Thursday, June 20, 2013

Slovakian primer: Chuck Norris, good plumbing, and castles everywhere.

1.       Slovakians voted to name a bridge after Chuck Norris.

2.       In Slovakia, having celiac disease (gluten intolerance) classifies you as handicapped.

3.       Slovakians would also appreciate if the rest of Europe (and the world) was aware that their country does indeed have running water, proper sewage systems, and paved roads.

The source for these tidbits, learned during our time in the country, was Katka, our Couchsurfing host in Trenčin, a small town with a lovely castle and fortress. She picked us up from the train station with a big hug and a smile on her face that never left, not for the three days we stayed with her.
 
Katka and I, smiling
Katka told us about the bridge. It was a cycling bridge under development in Bratislava and would link the city to Austria. The government, wanting public support, asked for suggestions and votes for the bridge’s name. A few ideas were floated—Maria Theresa bridge, Freedom bridge. Someone suggested Chuck Norris bridge and the idea caught on. Katka herself voted for the name (‘Why not? Do we really need another “Peace bridge”?’) as did an overwhelming majority of voters. Shockingly, the government declined to comply, but the bridge was listed as “Chuck Norris” for a few weeks on Google Maps anyway.

Katka also told us about her “handicap”. On our way to her house from the train station we stopped at a grocery store. It was a surprise when she, a lithe and energetic college student, whipped out a handicap permit, attached it to her rearview mirror, and parked in a handicap spot. She explained, laughingly, that the government gave her the permit because of her gluten intolerance, but she was quick to add that she never used the spots when they were scarce, not wanting to inconvenience anyone who actually had difficulty with mobility.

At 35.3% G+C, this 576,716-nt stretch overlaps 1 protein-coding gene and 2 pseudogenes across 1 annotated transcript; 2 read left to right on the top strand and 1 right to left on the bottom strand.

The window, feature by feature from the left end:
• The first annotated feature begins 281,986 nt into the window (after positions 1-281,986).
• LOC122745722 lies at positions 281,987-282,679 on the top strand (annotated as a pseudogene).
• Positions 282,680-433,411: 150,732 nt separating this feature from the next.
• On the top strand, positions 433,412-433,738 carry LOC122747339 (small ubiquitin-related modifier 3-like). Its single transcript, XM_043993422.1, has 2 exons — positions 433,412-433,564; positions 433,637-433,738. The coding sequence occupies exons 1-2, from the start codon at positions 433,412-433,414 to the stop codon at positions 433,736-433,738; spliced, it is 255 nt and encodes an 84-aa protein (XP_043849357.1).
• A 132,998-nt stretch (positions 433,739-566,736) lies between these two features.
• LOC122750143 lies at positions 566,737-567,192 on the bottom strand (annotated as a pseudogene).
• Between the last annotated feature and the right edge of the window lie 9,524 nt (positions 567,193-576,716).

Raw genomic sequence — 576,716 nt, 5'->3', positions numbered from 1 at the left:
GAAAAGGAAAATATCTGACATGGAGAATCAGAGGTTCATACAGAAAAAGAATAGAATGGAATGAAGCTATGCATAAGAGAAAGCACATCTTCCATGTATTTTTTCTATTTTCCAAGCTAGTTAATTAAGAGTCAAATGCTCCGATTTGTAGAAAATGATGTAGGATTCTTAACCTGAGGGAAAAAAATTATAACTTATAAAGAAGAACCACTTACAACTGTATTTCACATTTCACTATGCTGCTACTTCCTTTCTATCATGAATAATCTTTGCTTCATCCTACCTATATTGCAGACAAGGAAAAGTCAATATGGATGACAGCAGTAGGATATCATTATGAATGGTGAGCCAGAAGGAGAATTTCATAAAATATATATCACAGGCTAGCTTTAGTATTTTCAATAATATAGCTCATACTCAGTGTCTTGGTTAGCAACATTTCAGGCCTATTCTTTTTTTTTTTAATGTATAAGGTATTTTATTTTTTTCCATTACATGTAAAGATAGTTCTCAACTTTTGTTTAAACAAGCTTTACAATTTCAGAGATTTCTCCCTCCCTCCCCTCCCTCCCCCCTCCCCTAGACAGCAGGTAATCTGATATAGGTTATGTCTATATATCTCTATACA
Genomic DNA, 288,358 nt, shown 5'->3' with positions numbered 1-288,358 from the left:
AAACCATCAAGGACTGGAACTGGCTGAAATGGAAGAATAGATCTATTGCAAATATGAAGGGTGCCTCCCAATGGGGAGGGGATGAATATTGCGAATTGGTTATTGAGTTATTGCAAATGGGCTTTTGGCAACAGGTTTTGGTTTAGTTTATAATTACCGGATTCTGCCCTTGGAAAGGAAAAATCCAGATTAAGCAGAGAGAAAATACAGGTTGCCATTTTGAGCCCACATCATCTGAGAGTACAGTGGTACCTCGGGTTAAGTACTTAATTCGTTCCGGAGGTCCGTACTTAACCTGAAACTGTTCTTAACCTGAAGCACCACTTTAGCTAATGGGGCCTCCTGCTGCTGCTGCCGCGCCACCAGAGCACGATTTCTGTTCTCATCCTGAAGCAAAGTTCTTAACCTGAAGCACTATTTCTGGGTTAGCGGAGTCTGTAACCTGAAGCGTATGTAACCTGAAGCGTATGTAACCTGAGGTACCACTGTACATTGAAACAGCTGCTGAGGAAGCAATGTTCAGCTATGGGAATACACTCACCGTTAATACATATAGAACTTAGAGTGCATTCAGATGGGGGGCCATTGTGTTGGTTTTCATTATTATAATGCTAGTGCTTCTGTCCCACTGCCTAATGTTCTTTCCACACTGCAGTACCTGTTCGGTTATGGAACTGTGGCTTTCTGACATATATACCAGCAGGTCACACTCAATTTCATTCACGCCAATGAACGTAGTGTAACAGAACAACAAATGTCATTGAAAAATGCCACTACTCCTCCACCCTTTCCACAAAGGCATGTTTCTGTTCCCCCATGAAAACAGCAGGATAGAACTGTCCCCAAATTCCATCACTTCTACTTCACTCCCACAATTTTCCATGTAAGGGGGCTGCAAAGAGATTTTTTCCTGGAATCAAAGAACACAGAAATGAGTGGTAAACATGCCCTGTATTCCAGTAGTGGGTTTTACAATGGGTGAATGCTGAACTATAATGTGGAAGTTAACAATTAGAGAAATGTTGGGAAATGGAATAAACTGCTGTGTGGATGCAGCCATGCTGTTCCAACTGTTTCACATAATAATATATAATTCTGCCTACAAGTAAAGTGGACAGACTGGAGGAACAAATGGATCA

Katka also parked in a handicap spot in Trenčin’s medieval city center. We were going into the town to visit its famous castle, perched (as castles often are) atop a hill.
 
View from the castle at night
We could have measured our time in Trenčin in castles. We visited the town’s castle at night, where we joined Slovakian tourists in watching a slapstick play set in medieval times (all in Slovakian). Luckily, bawdy humor rarely requires translation, so we laughed along at the attempts of three bumbling soldiers to find and woo three lovely beaus.



We also hiked to a ruined castle, casually perched on a hill in the countryside. As an American (where hundred-year-old buildings sometimes are protected as historical landmarks) it is hard to get used to great thousand-year-old fortresses being easily accessed—no fences, no entrance fee, no security. Katka loved to climb around the ruins and we were all three happy for a clear day and a romp in the hilly and green Slovakian countryside.
 
Hrad Tematin
We saw the most stunning castle of all on our drive back to Trenčin. It sat perched on a cliff in the middle of a small town of narrow roads and a smattering of houses—an unexpected sight. But maybe a castle will always be an unexpected sight for me!
 
Nobody expects a medieval castle!
These three castles, Katka told us, used to communicate via smoke signals in their heyday. If one castle spotted an enemy approaching, they would build a smoldering fire to alert the next castle, about twenty kilometers away, which would in turn alert the next.

And as for Katka’s last exhortation, that people stop assuming Slovakia a backwards country, let me testify. Slovakia has flawless plumbing, good transportation, and beautiful castles that you can take out of the box and play with, so to speak. In some ways, Flounder and I found the country American-like in its wide roads and proliferation of cars and big box stores.

Slovakia was also, for us, a peaceful place, away from the cities we’d been staying in and the crowds we’d been wrestling. A place to breathe pure air, take a stroll through tiny villages with their May poles up for the entire month of May (they would have a party commemorating the erection and dismantling of the pole with drinking and eating, but no dancing—that is a German tradition), and hike through forest and hills. If we occasionally came across a castle ruin, so much the better.

1 comment: